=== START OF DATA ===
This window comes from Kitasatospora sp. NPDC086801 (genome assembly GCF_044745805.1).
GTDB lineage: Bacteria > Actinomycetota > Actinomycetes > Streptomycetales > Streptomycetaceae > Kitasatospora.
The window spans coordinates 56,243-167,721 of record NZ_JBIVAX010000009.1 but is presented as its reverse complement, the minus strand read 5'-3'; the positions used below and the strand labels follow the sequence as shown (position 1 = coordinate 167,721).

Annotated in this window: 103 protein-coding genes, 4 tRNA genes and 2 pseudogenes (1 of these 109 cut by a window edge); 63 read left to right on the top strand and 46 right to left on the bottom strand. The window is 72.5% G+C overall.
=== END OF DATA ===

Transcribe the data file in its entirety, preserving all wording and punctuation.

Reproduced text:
This window comes from Kitasatospora sp. NPDC086801 (genome assembly GCF_044745805.1).
GTDB lineage: Bacteria > Actinomycetota > Actinomycetes > Streptomycetales > Streptomycetaceae > Kitasatospora.
The window spans coordinates 56,243-167,721 of record NZ_JBIVAX010000009.1 but is presented as its reverse complement, the minus strand read 5'-3'; the positions used below and the strand labels follow the sequence as shown (position 1 = coordinate 167,721).

Annotated in this window: 103 protein-coding genes, 4 tRNA genes and 2 pseudogenes (1 of these 109 cut by a window edge); 63 read left to right on the top strand and 46 right to left on the bottom strand. The window is 72.5% G+C overall.